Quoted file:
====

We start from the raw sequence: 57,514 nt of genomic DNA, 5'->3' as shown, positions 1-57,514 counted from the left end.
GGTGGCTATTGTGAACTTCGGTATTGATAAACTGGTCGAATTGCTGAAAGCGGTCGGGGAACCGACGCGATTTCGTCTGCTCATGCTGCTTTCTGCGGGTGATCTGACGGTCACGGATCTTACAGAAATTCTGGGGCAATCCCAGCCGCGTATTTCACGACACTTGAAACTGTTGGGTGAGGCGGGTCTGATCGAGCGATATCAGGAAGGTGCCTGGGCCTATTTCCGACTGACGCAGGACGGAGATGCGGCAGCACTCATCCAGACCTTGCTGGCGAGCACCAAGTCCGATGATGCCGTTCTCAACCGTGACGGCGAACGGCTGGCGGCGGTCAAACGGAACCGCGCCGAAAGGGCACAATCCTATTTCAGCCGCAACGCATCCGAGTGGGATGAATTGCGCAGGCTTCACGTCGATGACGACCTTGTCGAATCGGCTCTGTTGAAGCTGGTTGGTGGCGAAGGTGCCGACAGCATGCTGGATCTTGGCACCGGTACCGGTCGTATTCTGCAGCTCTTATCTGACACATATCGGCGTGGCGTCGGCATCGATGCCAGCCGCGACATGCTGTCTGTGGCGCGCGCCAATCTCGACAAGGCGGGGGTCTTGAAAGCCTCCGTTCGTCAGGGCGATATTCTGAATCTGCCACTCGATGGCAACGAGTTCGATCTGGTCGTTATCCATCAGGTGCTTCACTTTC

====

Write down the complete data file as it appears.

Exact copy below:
We start from the raw sequence: 57,514 nt of genomic DNA, 5'->3' as shown, positions 1-57,514 counted from the left end.
GGTGGCTATTGTGAACTTCGGTATTGATAAACTGGTCGAATTGCTGAAAGCGGTCGGGGAACCGACGCGATTTCGTCTGCTCATGCTGCTTTCTGCGGGTGATCTGACGGTCACGGATCTTACAGAAATTCTGGGGCAATCCCAGCCGCGTATTTCACGACACTTGAAACTGTTGGGTGAGGCGGGTCTGATCGAGCGATATCAGGAAGGTGCCTGGGCCTATTTCCGACTGACGCAGGACGGAGATGCGGCAGCACTCATCCAGACCTTGCTGGCGAGCACCAAGTCCGATGATGCCGTTCTCAACCGTGACGGCGAACGGCTGGCGGCGGTCAAACGGAACCGCGCCGAAAGGGCACAATCCTATTTCAGCCGCAACGCATCCGAGTGGGATGAATTGCGCAGGCTTCACGTCGATGACGACCTTGTCGAATCGGCTCTGTTGAAGCTGGTTGGTGGCGAAGGTGCCGACAGCATGCTGGATCTTGGCACCGGTACCGGTCGTATTCTGCAGCTCTTATCTGACACATATCGGCGTGGCGTCGGCATCGATGCCAGCCGCGACATGCTGTCTGTGGCGCGCGCCAATCTCGACAAGGCGGGGGTCTTGAAAGCCTCCGTTCGTCAGGGCGATATTCTGAATCTGCCACTCGATGGCAACGAGTTCGATCTGGTCGTTATCCATCAGGTGCTTCACTTTC